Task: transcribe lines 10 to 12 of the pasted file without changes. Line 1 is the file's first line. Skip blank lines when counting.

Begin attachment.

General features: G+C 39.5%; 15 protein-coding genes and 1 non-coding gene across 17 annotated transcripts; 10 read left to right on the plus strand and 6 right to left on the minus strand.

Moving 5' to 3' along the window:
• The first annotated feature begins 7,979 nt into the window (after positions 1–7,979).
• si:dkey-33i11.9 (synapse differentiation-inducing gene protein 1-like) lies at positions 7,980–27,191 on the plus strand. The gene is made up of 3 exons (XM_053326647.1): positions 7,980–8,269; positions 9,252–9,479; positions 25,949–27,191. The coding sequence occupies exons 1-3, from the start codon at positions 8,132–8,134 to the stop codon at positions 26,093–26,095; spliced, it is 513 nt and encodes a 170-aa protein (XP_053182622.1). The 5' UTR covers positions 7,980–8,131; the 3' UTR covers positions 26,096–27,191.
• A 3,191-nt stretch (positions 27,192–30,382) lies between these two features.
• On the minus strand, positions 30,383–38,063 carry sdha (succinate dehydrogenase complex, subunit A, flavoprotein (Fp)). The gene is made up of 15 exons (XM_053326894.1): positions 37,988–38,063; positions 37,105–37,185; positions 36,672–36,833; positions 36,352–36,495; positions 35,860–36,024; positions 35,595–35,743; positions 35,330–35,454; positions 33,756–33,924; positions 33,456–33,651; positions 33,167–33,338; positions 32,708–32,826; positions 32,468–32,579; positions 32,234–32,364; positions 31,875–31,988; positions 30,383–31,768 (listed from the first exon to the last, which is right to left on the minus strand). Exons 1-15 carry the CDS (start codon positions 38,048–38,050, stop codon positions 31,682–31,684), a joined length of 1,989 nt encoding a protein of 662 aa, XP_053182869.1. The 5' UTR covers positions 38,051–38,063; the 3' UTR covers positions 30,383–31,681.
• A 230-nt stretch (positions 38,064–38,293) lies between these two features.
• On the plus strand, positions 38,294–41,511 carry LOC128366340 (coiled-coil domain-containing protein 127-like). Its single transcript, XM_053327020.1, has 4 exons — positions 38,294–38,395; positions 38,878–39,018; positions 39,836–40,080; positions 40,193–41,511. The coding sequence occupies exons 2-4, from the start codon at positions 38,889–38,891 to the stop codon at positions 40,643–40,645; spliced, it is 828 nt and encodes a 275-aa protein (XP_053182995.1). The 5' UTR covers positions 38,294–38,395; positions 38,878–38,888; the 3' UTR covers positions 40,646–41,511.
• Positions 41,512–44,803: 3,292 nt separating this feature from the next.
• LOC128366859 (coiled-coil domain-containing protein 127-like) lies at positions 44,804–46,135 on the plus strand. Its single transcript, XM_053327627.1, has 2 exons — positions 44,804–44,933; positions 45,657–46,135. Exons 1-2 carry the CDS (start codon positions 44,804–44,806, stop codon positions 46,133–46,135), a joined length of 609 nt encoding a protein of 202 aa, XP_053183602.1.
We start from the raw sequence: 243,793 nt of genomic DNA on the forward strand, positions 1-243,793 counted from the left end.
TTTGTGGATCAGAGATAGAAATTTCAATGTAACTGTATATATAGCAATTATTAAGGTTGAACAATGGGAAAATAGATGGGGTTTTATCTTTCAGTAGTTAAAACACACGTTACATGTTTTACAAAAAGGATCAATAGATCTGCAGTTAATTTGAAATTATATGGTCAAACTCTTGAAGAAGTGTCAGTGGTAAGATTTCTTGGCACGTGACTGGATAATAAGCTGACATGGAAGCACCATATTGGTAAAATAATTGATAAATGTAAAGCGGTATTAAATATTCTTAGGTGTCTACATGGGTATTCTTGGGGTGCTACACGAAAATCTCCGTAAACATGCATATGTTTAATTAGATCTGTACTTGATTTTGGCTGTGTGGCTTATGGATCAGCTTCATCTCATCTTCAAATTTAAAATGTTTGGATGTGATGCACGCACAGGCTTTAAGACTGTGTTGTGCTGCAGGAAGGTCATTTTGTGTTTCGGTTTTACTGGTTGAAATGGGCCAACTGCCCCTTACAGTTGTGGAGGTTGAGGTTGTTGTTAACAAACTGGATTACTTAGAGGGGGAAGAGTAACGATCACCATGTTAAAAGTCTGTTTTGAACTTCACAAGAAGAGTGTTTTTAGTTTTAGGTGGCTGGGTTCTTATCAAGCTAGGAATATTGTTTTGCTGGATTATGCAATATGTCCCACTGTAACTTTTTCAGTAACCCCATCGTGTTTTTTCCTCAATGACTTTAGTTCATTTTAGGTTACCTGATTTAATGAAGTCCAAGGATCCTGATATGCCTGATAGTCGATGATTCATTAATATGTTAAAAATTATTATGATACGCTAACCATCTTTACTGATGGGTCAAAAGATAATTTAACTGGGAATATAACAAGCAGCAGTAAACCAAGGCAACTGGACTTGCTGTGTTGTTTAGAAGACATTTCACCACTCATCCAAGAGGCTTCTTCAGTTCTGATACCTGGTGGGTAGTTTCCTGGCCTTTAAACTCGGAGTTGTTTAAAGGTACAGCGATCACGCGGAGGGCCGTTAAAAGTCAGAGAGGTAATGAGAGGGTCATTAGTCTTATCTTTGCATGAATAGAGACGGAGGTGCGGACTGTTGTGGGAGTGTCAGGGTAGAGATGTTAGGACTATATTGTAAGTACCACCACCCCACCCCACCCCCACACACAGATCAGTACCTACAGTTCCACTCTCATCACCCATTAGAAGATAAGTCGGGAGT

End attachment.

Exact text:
• LOC128366859 (coiled-coil domain-containing protein 127-like) lies at positions 44,804–46,135 on the plus strand. Its single transcript, XM_053327627.1, has 2 exons — positions 44,804–44,933; positions 45,657–46,135. Exons 1-2 carry the CDS (start codon positions 44,804–44,806, stop codon positions 46,133–46,135), a joined length of 609 nt encoding a protein of 202 aa, XP_053183602.1.
We start from the raw sequence: 243,793 nt of genomic DNA on the forward strand, positions 1-243,793 counted from the left end.
TTTGTGGATCAGAGATAGAAATTTCAATGTAACTGTATATATAGCAATTATTAAGGTTGAACAATGGGAAAATAGATGGGGTTTTATCTTTCAGTAGTTAAAACACACGTTACATGTTTTACAAAAAGGATCAATAGATCTGCAGTTAATTTGAAATTATATGGTCAAACTCTTGAAGAAGTGTCAGTGGTAAGATTTCTTGGCACGTGACTGGATAATAAGCTGACATGGAAGCACCATATTGGTAAAATAATTGATAAATGTAAAGCGGTATTAAATATTCTTAGGTGTCTACATGGGTATTCTTGGGGTGCTACACGAAAATCTCCGTAAACATGCATATGTTTAATTAGATCTGTACTTGATTTTGGCTGTGTGGCTTATGGATCAGCTTCATCTCATCTTCAAATTTAAAATGTTTGGATGTGATGCACGCACAGGCTTTAAGACTGTGTTGTGCTGCAGGAAGGTCATTTTGTGTTTCGGTTTTACTGGTTGAAATGGGCCAACTGCCCCTTACAGTTGTGGAGGTTGAGGTTGTTGTTAACAAACTGGATTACTTAGAGGGGGAAGAGTAACGATCACCATGTTAAAAGTCTGTTTTGAACTTCACAAGAAGAGTGTTTTTAGTTTTAGGTGGCTGGGTTCTTATCAAGCTAGGAATATTGTTTTGCTGGATTATGCAATATGTCCCACTGTAACTTTTTCAGTAACCCCATCGTGTTTTTTCCTCAATGACTTTAGTTCATTTTAGGTTACCTGATTTAATGAAGTCCAAGGATCCTGATATGCCTGATAGTCGATGATTCATTAATATGTTAAAAATTATTATGATACGCTAACCATCTTTACTGATGGGTCAAAAGATAATTTAACTGGGAATATAACAAGCAGCAGTAAACCAAGGCAACTGGACTTGCTGTGTTGTTTAGAAGACATTTCACCACTCATCCAAGAGGCTTCTTCAGTTCTGATACCTGGTGGGTAGTTTCCTGGCCTTTAAACTCGGAGTTGTTTAAAGGTACAGCGATCACGCGGAGGGCCGTTAAAAGTCAGAGAGGTAATGAGAGGGTCATTAGTCTTATCTTTGCATGAATAGAGACGGAGGTGCGGACTGTTGTGGGAGTGTCAGGGTAGAGATGTTAGGACTATATTGTAAGTACCACCACCCCACCCCACCCCCACACACAGATCAGTACCTACAGTTCCACTCTCATCACCCATTAGAAGATAAGTCGGGAGT